Just briefly, Bloomberg, the global wire service, reports that Thailand’s stock market, SET, will allow initial public offerings (IPOs) of foreign companies for the first time as Asia’s 11th-largest equity market seeks to compete with Hong Kong and Singapore as a regional hub for stock listings. Bloomberg reports several Chinese companies have already expressed interest in selling shares in Thailand, and rules for the offerings will be announced this quarter, Vorapol Socatiyanurak, the secretary general of Thailand’s Securities & Exchange Commission (SEC), said in an interview in Bangkok on Tuesday.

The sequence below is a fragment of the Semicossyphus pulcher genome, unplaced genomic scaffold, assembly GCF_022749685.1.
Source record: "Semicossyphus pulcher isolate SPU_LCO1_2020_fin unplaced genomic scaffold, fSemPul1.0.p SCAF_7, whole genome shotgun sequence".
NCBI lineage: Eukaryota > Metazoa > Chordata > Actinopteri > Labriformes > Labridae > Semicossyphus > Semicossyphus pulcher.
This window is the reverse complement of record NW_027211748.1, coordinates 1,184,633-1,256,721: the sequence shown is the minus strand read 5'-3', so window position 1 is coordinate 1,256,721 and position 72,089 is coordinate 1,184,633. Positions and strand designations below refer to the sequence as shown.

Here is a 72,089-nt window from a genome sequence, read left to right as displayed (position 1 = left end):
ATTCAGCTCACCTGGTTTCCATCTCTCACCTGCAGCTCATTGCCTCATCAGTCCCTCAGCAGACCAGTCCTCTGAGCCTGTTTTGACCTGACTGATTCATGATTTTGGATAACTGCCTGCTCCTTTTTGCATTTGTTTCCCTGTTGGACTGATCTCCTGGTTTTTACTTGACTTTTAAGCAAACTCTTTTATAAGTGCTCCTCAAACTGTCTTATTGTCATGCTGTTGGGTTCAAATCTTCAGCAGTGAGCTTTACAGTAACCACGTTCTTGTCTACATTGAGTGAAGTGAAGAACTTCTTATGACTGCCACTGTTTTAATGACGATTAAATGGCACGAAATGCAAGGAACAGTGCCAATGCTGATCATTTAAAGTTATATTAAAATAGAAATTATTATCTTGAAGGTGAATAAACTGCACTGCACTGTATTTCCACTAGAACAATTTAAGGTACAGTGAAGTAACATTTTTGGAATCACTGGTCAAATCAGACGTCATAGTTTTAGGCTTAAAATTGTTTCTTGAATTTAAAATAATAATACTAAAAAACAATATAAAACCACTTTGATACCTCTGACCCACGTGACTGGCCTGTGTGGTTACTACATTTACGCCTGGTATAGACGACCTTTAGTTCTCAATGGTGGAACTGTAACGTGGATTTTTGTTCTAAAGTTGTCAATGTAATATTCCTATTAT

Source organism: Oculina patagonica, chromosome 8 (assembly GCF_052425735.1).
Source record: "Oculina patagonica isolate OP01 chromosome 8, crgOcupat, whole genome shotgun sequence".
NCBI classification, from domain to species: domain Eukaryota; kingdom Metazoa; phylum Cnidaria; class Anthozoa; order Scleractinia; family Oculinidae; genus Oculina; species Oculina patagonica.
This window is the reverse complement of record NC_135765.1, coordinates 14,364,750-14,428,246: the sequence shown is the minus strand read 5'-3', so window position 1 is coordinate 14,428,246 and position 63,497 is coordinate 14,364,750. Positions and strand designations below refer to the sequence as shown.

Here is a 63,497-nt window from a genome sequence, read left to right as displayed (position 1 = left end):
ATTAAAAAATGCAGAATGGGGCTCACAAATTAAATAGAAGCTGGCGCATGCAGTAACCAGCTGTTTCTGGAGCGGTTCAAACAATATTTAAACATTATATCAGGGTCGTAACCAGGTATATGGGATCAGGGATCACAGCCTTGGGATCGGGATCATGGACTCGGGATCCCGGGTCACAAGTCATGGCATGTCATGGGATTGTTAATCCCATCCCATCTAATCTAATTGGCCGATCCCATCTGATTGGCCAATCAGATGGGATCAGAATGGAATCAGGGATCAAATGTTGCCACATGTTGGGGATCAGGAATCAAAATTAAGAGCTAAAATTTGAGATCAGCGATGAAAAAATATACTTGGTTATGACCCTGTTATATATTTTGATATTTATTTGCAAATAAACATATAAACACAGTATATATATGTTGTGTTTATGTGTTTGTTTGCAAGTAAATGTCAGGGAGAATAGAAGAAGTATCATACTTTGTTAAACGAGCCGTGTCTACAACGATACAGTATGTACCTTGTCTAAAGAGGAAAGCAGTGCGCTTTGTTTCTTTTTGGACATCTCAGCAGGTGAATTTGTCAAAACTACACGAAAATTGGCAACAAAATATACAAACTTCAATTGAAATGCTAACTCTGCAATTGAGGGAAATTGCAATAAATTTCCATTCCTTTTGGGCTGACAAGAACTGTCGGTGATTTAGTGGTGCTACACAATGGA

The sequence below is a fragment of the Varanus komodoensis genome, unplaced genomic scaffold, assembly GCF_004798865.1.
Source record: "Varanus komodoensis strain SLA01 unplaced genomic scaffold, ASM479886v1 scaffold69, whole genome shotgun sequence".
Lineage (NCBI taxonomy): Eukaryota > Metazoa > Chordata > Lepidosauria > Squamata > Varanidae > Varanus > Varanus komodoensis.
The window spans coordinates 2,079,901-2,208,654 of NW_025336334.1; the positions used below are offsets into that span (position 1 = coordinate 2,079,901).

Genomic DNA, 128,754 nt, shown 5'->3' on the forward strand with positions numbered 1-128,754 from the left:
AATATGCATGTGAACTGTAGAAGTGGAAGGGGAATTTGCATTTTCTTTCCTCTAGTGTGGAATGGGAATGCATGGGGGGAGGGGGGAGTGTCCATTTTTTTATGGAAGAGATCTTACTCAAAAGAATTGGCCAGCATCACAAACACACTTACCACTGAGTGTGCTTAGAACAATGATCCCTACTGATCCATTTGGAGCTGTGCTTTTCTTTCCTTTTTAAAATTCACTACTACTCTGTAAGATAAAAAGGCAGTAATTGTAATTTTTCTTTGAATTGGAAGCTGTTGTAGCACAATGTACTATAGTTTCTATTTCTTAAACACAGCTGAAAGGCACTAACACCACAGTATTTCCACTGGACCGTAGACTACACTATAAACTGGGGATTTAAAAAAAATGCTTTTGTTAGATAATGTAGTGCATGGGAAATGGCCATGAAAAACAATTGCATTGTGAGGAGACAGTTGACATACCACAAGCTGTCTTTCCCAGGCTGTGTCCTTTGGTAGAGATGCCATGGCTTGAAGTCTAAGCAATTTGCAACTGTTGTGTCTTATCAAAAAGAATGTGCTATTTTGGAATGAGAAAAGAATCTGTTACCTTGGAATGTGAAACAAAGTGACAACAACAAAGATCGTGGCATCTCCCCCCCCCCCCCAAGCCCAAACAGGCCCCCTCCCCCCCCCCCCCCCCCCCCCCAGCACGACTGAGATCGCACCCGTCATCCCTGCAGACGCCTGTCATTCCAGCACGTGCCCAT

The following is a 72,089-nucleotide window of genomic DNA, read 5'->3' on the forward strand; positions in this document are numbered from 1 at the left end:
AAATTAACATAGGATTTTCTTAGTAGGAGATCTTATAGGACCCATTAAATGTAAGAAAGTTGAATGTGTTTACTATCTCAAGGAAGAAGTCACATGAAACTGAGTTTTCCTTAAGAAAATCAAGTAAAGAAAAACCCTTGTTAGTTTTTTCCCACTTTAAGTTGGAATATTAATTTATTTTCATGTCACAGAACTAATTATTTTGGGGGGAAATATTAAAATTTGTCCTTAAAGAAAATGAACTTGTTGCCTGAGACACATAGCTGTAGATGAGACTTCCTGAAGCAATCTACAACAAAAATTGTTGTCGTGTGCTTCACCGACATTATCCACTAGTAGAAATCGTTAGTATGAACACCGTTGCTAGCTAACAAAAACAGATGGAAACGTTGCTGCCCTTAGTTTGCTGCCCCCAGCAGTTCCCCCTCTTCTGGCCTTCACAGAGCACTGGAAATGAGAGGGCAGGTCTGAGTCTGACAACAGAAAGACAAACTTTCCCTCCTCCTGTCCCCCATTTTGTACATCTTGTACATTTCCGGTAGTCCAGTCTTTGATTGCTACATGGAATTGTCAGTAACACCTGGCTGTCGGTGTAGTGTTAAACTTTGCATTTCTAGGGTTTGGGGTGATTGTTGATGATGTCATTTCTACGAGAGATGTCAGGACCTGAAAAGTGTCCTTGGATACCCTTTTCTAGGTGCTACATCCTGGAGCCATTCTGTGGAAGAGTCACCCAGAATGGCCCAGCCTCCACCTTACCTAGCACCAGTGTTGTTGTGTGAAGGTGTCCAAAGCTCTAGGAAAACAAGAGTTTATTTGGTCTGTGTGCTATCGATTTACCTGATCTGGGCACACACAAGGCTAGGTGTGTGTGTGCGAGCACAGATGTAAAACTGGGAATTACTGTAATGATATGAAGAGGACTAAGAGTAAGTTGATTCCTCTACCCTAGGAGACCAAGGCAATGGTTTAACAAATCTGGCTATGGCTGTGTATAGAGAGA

Thailand’s economy is reeling from a re-surgence of Fascism, that have lead the Fascist protesters to make threat to close down Thailand’s stock market.
Bloomberg says, while Thailand’s US$341 billion (RM1.13 trillion) equity market is about a tenth the size of Hong Kong’s, growing interest in stocks from the Southeast Asian nation’s 67 million people led them to pour US$2.7 billion into the market last year. The benchmark SET Index trades at a valuation premium over the Hang Seng Index and Singapore’s Straits Times Index, even amid anti-government protests that spurred Prime Minister Yingluck Shinawatra to declare a state of emergency here yesterday.